Governmental policies aimed at retarding urban growth and depriving the poor of benefits and services increase poverty and environmental degradation, creating serious long-term problems that could be avoided by enlightened planning, according to a new United Nations study.
The study, published today by the United Nations Population Fund (UNFPA) and the International Institute for Environment and Development, examined Brazil, whose urban growth has been considerably more rapid than the countries in Europe and North America.
At present, Brazil’s urban centres represent 80 per cent of the country’s population – up from 36 per cent in 1950. But while cities now provide 90 per cent of the country’s wealth, more than a quarter of its urban citizens are below the poverty line, and one in 15 lives in extreme poverty.
Rather than addressing social inequalities and planning for urban growth, Brazil had adopted policies that discriminated against urban settlement by poor people, according to the study.
As a result, millions of people are excluded from key services and other benefits of urban life, while facing immense social, economic and environmental challenges – such as crime, pollution, unsafe housing and preventable diseases.
The co-authors of the study – George Martine, a former UNFPA staff member and past president of the Brazilian Association of Population Studies, and Gordon McGranahan, of the International Institute for Environment and Development – said it has lessons for other developing nations.
“The story of Brazil’s urban growth shows how deep-rooted inequalities have combined with negative policy stances to generate many of the social and environmental problems that still plague Brazilian society,” Mr. Martine said.
“Policymakers in Africa and Asia should embrace and plan for urban growth, so they can take full advantage of its potential to contribute to development, rather than vainly attempting to prevent it as Brazil did,” he added.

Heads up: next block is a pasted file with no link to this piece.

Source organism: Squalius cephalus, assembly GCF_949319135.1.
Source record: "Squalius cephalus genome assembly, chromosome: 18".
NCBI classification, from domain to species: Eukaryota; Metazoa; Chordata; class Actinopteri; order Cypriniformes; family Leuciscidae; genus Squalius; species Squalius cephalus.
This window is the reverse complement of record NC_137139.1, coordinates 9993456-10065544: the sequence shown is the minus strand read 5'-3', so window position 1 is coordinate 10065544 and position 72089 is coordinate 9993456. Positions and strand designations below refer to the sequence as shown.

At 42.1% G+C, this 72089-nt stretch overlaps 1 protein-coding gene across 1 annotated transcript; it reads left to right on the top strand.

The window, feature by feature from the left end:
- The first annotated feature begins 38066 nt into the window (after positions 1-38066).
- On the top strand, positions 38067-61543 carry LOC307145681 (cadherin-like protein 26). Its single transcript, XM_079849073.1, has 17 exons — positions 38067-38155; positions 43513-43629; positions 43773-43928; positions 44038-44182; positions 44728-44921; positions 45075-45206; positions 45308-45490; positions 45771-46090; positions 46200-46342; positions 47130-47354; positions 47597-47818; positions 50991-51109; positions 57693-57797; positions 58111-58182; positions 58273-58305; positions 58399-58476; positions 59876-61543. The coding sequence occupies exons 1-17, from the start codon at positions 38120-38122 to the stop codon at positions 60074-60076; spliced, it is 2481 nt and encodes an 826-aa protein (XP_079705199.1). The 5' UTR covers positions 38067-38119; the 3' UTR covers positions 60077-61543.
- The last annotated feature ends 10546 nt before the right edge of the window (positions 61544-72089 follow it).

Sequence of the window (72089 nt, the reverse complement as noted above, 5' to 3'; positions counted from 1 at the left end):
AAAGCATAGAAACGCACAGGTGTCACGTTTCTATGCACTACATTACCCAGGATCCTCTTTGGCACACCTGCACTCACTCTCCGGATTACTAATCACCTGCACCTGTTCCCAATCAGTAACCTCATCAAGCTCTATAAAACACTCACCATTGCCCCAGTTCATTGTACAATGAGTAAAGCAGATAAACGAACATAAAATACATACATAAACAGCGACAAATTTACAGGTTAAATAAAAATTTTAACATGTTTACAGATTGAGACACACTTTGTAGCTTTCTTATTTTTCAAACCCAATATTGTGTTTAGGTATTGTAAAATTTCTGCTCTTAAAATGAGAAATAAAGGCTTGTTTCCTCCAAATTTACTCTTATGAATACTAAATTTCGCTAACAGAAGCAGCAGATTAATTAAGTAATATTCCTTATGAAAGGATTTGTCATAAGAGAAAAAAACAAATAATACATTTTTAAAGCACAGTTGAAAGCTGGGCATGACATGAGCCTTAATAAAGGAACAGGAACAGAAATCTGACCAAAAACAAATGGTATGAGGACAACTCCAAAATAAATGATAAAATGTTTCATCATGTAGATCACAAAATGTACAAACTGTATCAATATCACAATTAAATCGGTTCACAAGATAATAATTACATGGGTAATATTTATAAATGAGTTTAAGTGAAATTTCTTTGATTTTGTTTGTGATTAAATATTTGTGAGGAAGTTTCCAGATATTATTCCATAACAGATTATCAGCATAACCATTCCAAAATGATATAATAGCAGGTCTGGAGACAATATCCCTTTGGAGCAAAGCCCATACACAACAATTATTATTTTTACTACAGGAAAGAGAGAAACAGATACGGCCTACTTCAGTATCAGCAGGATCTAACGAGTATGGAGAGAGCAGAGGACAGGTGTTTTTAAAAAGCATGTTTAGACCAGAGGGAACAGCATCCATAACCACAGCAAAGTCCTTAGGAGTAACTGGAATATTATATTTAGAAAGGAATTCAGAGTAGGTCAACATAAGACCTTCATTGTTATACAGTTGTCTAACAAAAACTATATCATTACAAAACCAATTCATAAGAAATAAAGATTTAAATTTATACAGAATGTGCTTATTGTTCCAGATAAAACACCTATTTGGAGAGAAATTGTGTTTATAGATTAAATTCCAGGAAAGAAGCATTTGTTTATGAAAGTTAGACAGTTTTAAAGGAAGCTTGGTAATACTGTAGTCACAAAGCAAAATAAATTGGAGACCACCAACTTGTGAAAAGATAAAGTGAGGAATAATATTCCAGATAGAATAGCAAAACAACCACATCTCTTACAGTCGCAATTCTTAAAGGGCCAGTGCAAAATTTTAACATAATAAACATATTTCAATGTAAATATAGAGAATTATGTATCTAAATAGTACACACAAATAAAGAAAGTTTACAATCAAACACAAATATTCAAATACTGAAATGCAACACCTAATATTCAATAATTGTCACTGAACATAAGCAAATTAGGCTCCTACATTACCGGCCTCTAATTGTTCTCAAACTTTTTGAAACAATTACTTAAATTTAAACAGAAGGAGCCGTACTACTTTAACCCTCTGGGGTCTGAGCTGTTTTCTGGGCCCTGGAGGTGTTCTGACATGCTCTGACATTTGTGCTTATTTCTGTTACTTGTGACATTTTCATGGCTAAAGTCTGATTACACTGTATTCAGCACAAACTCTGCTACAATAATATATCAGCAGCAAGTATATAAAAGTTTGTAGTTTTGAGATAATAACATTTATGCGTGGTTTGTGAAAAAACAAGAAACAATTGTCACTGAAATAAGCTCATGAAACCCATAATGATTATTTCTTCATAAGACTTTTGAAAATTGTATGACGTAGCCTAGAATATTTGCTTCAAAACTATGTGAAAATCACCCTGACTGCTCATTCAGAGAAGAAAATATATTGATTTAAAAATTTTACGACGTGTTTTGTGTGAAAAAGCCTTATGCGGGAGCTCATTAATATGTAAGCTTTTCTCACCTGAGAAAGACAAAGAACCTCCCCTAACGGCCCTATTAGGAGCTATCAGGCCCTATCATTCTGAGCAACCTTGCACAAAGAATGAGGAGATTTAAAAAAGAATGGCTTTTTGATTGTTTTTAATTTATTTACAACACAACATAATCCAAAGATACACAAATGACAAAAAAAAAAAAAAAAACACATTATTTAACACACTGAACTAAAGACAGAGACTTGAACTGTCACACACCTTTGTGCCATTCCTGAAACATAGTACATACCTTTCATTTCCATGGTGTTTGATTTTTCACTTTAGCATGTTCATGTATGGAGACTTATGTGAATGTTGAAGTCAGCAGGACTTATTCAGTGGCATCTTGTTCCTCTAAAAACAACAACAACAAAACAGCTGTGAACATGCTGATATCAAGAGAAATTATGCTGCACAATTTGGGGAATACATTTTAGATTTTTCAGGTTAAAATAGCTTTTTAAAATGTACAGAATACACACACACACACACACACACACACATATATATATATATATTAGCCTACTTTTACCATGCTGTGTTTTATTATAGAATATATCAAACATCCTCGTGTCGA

“A ‘business-as-usual’ approach that simply reacts to urban growth will be utterly inadequate,” said Mr. McGranahan. “To minimize the negative impacts of rapid urban growth, developing countries can learn from Brazil’s experiences and, especially, its mistakes.”
According to the latest projections, Africa’s urban population is expected to grow by 936 million in the first half of this century while Asian cities will grow by more than 2 billion.
The critical first step, the study concluded, is for policymakers to recognize the rights of poor people to live in cities and share in the benefits of urban life. The next is to plan ahead for their land and housing needs within a constantly updated vision of sustainable land use. This not only improves the lives of the poor, but enables the city to become prosperous and habitable for all.
“Urbanization and massive urban growth in developing countries loom as some of the most critical determinants of economic, social and ecological well-being in the 21st century,” said Mr. Martine. “Policymakers can learn much from the experience of Latin American countries — and especially Brazil — that have already gone through an early urban transition.”